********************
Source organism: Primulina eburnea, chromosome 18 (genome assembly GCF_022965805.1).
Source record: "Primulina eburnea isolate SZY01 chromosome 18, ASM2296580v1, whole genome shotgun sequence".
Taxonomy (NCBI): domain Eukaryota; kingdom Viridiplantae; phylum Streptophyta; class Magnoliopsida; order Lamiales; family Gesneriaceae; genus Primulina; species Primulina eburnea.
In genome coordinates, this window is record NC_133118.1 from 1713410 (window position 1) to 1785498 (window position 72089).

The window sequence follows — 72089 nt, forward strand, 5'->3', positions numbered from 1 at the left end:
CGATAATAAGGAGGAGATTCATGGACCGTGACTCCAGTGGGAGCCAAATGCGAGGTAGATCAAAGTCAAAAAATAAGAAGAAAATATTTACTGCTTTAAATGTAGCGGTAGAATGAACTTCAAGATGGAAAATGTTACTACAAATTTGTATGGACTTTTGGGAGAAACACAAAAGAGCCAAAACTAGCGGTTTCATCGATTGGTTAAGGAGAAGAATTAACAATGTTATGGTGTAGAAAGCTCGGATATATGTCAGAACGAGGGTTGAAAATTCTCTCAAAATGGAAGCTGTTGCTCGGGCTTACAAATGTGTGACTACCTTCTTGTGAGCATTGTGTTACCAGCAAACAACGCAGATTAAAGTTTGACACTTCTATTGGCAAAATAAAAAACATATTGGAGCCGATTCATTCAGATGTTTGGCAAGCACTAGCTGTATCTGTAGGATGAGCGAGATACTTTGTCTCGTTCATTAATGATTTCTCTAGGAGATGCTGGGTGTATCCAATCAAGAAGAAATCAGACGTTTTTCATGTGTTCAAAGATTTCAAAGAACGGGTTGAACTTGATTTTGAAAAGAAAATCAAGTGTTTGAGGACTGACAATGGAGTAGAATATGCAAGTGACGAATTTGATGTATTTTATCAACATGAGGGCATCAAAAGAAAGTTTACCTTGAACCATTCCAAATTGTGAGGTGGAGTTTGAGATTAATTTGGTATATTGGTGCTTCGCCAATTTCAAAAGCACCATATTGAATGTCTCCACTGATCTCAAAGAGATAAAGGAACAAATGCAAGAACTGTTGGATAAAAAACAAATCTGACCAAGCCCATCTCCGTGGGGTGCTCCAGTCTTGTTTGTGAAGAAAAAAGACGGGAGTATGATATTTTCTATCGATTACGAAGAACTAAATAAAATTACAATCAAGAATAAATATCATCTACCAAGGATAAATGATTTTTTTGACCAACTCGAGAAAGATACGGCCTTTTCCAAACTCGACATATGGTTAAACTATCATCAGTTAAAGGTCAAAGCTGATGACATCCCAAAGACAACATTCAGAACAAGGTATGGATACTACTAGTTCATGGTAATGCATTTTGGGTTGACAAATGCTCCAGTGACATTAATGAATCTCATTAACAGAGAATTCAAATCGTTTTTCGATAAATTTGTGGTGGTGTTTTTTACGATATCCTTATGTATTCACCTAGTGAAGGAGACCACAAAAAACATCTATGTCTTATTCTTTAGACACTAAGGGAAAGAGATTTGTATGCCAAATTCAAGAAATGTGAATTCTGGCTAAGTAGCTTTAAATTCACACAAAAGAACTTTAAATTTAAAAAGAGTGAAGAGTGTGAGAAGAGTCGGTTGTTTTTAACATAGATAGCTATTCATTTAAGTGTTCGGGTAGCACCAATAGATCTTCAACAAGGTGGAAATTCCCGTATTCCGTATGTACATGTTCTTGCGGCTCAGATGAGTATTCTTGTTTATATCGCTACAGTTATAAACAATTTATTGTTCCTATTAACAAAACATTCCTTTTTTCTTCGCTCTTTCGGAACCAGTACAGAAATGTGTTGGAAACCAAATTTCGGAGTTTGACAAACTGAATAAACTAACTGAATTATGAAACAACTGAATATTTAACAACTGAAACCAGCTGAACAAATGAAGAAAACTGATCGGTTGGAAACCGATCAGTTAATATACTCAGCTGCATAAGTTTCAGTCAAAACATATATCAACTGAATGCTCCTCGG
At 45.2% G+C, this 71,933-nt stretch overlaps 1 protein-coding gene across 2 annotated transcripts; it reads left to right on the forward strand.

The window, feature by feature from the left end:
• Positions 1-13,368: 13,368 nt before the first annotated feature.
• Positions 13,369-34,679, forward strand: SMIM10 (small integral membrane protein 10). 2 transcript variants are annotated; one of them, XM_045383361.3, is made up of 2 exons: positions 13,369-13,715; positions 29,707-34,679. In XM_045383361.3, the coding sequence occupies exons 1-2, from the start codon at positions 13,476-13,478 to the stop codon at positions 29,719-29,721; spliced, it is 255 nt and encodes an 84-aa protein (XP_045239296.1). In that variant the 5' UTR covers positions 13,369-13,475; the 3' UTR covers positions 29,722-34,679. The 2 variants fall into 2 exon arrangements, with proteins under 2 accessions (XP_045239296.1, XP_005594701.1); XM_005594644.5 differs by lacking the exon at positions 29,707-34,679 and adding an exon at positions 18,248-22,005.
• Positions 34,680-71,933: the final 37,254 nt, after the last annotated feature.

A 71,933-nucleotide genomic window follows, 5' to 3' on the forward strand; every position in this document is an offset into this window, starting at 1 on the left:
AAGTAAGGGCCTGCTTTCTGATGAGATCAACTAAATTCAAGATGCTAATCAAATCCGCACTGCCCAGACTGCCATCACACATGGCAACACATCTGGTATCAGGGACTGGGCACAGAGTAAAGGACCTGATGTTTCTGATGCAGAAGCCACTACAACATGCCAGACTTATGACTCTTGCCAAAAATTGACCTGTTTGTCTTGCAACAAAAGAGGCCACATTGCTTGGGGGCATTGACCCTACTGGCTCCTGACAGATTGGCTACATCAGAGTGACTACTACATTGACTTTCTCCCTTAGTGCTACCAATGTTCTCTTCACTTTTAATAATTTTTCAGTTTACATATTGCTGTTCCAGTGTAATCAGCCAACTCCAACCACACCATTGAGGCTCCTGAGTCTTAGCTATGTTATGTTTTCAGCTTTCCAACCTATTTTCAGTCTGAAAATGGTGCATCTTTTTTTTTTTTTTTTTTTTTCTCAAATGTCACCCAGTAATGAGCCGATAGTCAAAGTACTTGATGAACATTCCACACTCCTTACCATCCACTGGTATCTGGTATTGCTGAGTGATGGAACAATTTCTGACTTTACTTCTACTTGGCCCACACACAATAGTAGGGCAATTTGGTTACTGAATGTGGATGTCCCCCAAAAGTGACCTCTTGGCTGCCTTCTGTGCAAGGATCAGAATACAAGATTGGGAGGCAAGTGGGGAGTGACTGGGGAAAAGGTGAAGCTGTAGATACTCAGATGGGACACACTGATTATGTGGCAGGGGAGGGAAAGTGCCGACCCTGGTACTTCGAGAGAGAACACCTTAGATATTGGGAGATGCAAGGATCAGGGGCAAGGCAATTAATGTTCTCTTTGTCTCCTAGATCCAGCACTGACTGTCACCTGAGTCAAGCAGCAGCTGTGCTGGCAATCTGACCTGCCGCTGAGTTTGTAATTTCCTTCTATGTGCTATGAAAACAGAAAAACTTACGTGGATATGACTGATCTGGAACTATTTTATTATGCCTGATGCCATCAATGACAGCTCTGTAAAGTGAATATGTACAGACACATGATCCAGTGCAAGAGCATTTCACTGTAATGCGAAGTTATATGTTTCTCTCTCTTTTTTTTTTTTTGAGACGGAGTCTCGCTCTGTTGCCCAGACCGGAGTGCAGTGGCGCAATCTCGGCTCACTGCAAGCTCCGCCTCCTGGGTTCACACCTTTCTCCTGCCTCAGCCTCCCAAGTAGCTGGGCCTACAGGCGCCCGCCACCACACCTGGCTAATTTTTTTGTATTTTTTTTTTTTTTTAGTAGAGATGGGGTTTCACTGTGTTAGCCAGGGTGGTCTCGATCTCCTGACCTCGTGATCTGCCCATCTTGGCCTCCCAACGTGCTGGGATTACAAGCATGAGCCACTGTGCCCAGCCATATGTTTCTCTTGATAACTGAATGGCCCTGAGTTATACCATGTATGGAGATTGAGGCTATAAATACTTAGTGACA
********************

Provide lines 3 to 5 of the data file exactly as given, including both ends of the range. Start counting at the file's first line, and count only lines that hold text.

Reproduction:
Taxonomy (NCBI): domain Eukaryota; kingdom Viridiplantae; phylum Streptophyta; class Magnoliopsida; order Lamiales; family Gesneriaceae; genus Primulina; species Primulina eburnea.
In genome coordinates, this window is record NC_133118.1 from 1713410 (window position 1) to 1785498 (window position 72089).

The window sequence follows — 72089 nt, forward strand, 5'->3', positions numbered from 1 at the left end: